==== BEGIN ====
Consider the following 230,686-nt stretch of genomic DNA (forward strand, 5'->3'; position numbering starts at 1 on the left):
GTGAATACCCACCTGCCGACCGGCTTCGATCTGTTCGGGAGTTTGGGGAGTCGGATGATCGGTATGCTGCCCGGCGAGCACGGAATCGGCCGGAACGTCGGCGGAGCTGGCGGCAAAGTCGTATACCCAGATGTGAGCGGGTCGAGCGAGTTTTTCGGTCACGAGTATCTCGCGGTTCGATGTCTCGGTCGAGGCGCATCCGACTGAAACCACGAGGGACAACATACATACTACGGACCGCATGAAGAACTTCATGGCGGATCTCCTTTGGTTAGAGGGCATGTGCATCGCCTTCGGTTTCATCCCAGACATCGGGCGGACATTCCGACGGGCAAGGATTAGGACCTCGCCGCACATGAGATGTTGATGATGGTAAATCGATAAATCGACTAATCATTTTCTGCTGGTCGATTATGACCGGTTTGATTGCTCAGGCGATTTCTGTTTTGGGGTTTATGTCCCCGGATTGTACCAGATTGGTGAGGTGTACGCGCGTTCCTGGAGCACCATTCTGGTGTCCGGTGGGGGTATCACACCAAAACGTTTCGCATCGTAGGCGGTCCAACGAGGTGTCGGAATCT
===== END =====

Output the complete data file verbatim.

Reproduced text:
Consider the following 230,686-nt stretch of genomic DNA (forward strand, 5'->3'; position numbering starts at 1 on the left):
GTGAATACCCACCTGCCGACCGGCTTCGATCTGTTCGGGAGTTTGGGGAGTCGGATGATCGGTATGCTGCCCGGCGAGCACGGAATCGGCCGGAACGTCGGCGGAGCTGGCGGCAAAGTCGTATACCCAGATGTGAGCGGGTCGAGCGAGTTTTTCGGTCACGAGTATCTCGCGGTTCGATGTCTCGGTCGAGGCGCATCCGACTGAAACCACGAGGGACAACATACATACTACGGACCGCATGAAGAACTTCATGGCGGATCTCCTTTGGTTAGAGGGCATGTGCATCGCCTTCGGTTTCATCCCAGACATCGGGCGGACATTCCGACGGGCAAGGATTAGGACCTCGCCGCACATGAGATGTTGATGATGGTAAATCGATAAATCGACTAATCATTTTCTGCTGGTCGATTATGACCGGTTTGATTGCTCAGGCGATTTCTGTTTTGGGGTTTATGTCCCCGGATTGTACCAGATTGGTGAGGTGTACGCGCGTTCCTGGAGCACCATTCTGGTGTCCGGTGGGGGTATCACACCAAAACGTTTCGCATCGTAGGCGGTCCAACGAGGTGTCGGAATCT